Loading private certificates from a Dotnet Core app in an Azure Linux App Service

This is somewhat a follow up to my previous post Calling the Swish Payment API from Azure AppService, although it is not about Swish at all. It is, however, about certificates in Azure. It is also way too long, if you’re the impatient type, I’ve added a TL;DR

Today, I was implementing authentication and signing with BankID, a popular electronic identification system in Sweden[1], for a client. I was using a library called Active Login[2], which makes it a whole lot easier to implement. That is not really relevant to this post, though. What is relevant is that in order to call the BankID API, you need to use a certificate issued by your bank.

I had previously only worked with private certificates in Azure in Windows-based App Services. This time, however, we’re using Linux-based App Services. I had foolishly assumed that loading certificates in them would work the same way, since we’re still using a dotnet core application. Obviously, this turned out to be a false assumption[3].

When you want to use private certificates in Azure, you probably don’t want to include them with your code[4]. Instead you upload them to your App Service, either using the Azure Portal, or using the command line[5].

In a Windows-based App Service, when you upload private certificates to your app service, they end up in the Certificates Store, more specifically in the Personal Certificates store for the CurrentUser. They can then be loaded with these few lines of code:

var certStore = new X509Store(StoreName.My, StoreLocation.CurrentUser);
var certs = certStore.Certificates.Find(X509FindType.FindByThumbprint, "THUMBPRINT OF CERTIFICATE", false);

This, however does not work in Linux. Correction: it does not work in a Linux-based App Service[6], because there is no certificate store in Linux (not in the Windows way, at least). But wait, you say, you can still upload certificates through the Azure Portal in a Linux-based App Service! Where do they end up? Have no fear, child, that is what I am here to tell you!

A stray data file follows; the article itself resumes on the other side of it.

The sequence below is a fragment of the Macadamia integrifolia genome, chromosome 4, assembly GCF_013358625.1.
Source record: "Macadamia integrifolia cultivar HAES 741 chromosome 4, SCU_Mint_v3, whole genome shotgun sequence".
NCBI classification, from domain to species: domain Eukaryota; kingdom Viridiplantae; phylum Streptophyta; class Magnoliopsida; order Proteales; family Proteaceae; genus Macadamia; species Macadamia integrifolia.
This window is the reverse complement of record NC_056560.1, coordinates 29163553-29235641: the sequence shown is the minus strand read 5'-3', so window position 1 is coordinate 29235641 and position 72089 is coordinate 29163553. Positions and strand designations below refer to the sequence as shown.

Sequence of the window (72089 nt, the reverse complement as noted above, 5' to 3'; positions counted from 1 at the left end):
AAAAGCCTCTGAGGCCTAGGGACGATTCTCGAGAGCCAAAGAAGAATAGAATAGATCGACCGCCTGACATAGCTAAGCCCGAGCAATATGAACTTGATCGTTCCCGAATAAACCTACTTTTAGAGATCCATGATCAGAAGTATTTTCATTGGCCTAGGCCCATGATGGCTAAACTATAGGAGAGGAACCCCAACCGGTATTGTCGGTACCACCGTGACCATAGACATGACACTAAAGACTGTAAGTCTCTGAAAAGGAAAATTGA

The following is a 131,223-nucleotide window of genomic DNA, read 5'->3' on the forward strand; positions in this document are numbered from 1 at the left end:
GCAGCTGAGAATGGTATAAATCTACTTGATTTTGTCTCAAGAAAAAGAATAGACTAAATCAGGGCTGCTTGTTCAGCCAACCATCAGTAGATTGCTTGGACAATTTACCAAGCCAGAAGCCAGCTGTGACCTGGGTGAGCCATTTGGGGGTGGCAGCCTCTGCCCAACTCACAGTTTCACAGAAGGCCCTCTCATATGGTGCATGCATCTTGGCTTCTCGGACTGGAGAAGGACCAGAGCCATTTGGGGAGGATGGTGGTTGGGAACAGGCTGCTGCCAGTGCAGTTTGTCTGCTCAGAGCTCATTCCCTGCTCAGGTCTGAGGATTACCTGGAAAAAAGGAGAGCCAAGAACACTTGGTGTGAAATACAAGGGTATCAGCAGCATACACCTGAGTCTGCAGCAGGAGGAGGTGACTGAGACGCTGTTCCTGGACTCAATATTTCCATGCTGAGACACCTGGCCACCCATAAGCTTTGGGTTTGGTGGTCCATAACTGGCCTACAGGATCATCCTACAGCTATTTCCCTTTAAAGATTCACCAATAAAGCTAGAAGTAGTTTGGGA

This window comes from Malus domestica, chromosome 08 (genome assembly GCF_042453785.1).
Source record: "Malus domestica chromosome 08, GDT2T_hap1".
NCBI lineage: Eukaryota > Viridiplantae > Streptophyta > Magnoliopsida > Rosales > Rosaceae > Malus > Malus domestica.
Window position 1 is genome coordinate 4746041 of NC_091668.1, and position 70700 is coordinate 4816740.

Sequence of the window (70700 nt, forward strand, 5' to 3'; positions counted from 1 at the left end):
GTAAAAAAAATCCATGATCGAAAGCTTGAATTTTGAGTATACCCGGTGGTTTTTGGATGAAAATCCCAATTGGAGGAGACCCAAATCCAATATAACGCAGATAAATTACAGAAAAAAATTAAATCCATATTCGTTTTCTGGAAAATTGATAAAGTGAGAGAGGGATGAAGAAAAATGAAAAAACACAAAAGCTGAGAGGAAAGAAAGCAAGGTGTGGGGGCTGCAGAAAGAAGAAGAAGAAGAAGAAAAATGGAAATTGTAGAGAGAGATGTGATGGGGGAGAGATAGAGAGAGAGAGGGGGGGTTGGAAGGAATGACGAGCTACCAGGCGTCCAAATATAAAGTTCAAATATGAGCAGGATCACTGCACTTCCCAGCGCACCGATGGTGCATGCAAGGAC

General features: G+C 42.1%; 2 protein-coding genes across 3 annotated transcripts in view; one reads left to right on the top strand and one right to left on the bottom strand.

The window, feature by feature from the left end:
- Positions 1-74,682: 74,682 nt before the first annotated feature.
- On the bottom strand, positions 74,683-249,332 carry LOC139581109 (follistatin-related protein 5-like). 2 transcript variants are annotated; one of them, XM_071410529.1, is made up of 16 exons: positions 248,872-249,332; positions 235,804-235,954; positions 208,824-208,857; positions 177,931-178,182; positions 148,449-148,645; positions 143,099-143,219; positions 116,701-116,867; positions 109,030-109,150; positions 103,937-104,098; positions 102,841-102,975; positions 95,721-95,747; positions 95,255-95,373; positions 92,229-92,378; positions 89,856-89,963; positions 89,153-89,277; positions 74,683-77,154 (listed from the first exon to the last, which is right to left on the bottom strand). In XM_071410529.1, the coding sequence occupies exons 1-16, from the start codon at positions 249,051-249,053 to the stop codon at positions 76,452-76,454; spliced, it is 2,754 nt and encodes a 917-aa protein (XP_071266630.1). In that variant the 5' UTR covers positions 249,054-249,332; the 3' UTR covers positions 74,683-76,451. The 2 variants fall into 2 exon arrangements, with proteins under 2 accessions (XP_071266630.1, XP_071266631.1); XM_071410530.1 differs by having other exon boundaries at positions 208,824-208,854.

If you, or rather I, had bothered to read the documentation, I, or perhaps you, would have found a page called Use SSL cert in code, and maybe even the heading “Load certificate in Linux/Windows containers”. Here, it clearly states that private certificates in Linux containers[7] are stored in /var/ssl/private, as long as you remember to set the environment variable WEBSITE_LOAD_CERTIFICATES to the thumbprint of your certificate (or * to load all of them).

Alright, so I opened a SSH session to my App Service, and typed in ls /var/ssl/private. Nothing. In fact, the directory did not even exist. Fortunately, my many hours of banging my head against the Swish implementation bare fruit, and I suddenly remembered that changes to the certificates often does not apply unless you stop and start the App Service. Restart is not enough, you have to Stop it! And then start it again. I checked again, and heureka! My certificate was there! In form of a name called THUMBPRINTINCAPITALLETTERS.p12[8].

So, to answer the question that I may have promised to answer by naming this post “Loading private certificates from a Dotnet Core app in an Azure Linux App Service”:

You just load the file. They are not even encrypted anymore, so you don’t need a password:

var cert = new X509Certificate2("/var/ssl/private/THUMBPRINTINCAPITALLETTERS.p12");

So there. Easy, peasy!

Wow, I did not expect this post to be this long. I’d better add a TLDR. I obviously find writing way to fun. Also, I may have broken my previous number-of-footnotes-record!


  • Private certificates in Linux-based App Services are stored in /var/ssl/private and named as their thumbprint.p12.
  • In order to load them from code, you can just pass the path to the constructor of X509Certificate2. It is not password protected.

  1. 1.In fact, it is so popular that it is the de facto standard. Many therefore assume that it is governement run, but in reality it is run by the largest banks in Sweden!
  2. 2.Active Login is created by Active Solution, which is actually a previous employer of mine!
  3. 3.Otherwise, I would probably not have written this blog post.
  4. 4.You also do not want to include api keys and passwords in your code, unless you want to be embarrassed on Twitter!
  5. 5.Or so I am told. I have not tried it. Uploading certificates seems to be something I do quite rarely, so I have not really felt the need to automate it.
  6. 6.As it turns out, you can use the certificate store in dotnet core running in Linux, you just have to add the certificates in code. Also, the cert store is internal to dotnet core, and I assume that is basically just there for Windows compatibility. You can read a lot more about it in the App Service documentation.
  7. 7.Which I guess is that Linux based App Services really are...
  8. 8.It was not actually called THUMBPRINTINCAPITALLETTERS.p12, but I hope you get the point. I do, however, find it funny that you MAY NOT upload a certificate with the .p12 extension, it HAS TO BE .pfx, but after you uploaded it, it gets saved as .p12 anyway.